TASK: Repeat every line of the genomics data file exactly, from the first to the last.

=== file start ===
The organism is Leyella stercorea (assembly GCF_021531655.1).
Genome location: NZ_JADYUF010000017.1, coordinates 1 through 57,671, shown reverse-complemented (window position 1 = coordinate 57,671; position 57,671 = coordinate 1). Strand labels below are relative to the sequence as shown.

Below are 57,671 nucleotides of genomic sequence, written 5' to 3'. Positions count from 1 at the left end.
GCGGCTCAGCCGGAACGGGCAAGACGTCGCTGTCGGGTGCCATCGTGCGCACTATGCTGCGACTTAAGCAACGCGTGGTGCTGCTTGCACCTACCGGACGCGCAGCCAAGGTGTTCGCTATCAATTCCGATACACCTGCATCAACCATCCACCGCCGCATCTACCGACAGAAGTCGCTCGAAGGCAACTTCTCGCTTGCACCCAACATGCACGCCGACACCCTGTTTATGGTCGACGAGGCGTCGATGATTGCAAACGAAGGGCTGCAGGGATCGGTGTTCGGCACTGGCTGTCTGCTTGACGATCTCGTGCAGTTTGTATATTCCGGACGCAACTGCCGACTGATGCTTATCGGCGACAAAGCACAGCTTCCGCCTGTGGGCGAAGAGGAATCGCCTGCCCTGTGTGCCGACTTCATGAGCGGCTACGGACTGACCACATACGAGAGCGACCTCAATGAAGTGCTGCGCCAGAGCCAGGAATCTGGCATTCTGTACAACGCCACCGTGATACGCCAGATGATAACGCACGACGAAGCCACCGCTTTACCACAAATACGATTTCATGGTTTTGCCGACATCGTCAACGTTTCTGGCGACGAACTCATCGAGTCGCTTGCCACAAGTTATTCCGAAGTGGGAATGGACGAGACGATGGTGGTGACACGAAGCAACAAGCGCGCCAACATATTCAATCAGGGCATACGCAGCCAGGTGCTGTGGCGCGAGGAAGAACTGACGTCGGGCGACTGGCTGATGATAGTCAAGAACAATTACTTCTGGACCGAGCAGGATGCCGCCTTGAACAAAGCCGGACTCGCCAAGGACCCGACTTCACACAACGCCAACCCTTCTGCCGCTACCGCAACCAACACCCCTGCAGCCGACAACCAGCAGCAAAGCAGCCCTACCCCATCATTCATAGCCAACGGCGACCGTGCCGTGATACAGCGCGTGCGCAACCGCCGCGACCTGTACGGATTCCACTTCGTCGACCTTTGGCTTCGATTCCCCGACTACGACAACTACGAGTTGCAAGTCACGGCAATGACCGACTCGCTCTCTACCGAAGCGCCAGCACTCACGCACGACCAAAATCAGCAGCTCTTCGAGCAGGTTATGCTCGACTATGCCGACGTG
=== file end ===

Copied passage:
The organism is Leyella stercorea (assembly GCF_021531655.1).
Genome location: NZ_JADYUF010000017.1, coordinates 1 through 57,671, shown reverse-complemented (window position 1 = coordinate 57,671; position 57,671 = coordinate 1). Strand labels below are relative to the sequence as shown.

Below are 57,671 nucleotides of genomic sequence, written 5' to 3'. Positions count from 1 at the left end.
GCGGCTCAGCCGGAACGGGCAAGACGTCGCTGTCGGGTGCCATCGTGCGCACTATGCTGCGACTTAAGCAACGCGTGGTGCTGCTTGCACCTACCGGACGCGCAGCCAAGGTGTTCGCTATCAATTCCGATACACCTGCATCAACCATCCACCGCCGCATCTACCGACAGAAGTCGCTCGAAGGCAACTTCTCGCTTGCACCCAACATGCACGCCGACACCCTGTTTATGGTCGACGAGGCGTCGATGATTGCAAACGAAGGGCTGCAGGGATCGGTGTTCGGCACTGGCTGTCTGCTTGACGATCTCGTGCAGTTTGTATATTCCGGACGCAACTGCCGACTGATGCTTATCGGCGACAAAGCACAGCTTCCGCCTGTGGGCGAAGAGGAATCGCCTGCCCTGTGTGCCGACTTCATGAGCGGCTACGGACTGACCACATACGAGAGCGACCTCAATGAAGTGCTGCGCCAGAGCCAGGAATCTGGCATTCTGTACAACGCCACCGTGATACGCCAGATGATAACGCACGACGAAGCCACCGCTTTACCACAAATACGATTTCATGGTTTTGCCGACATCGTCAACGTTTCTGGCGACGAACTCATCGAGTCGCTTGCCACAAGTTATTCCGAAGTGGGAATGGACGAGACGATGGTGGTGACACGAAGCAACAAGCGCGCCAACATATTCAATCAGGGCATACGCAGCCAGGTGCTGTGGCGCGAGGAAGAACTGACGTCGGGCGACTGGCTGATGATAGTCAAGAACAATTACTTCTGGACCGAGCAGGATGCCGCCTTGAACAAAGCCGGACTCGCCAAGGACCCGACTTCACACAACGCCAACCCTTCTGCCGCTACCGCAACCAACACCCCTGCAGCCGACAACCAGCAGCAAAGCAGCCCTACCCCATCATTCATAGCCAACGGCGACCGTGCCGTGATACAGCGCGTGCGCAACCGCCGCGACCTGTACGGATTCCACTTCGTCGACCTTTGGCTTCGATTCCCCGACTACGACAACTACGAGTTGCAAGTCACGGCAATGACCGACTCGCTCTCTACCGAAGCGCCAGCACTCACGCACGACCAAAATCAGCAGCTCTTCGAGCAGGTTATGCTCGACTATGCCGACGTG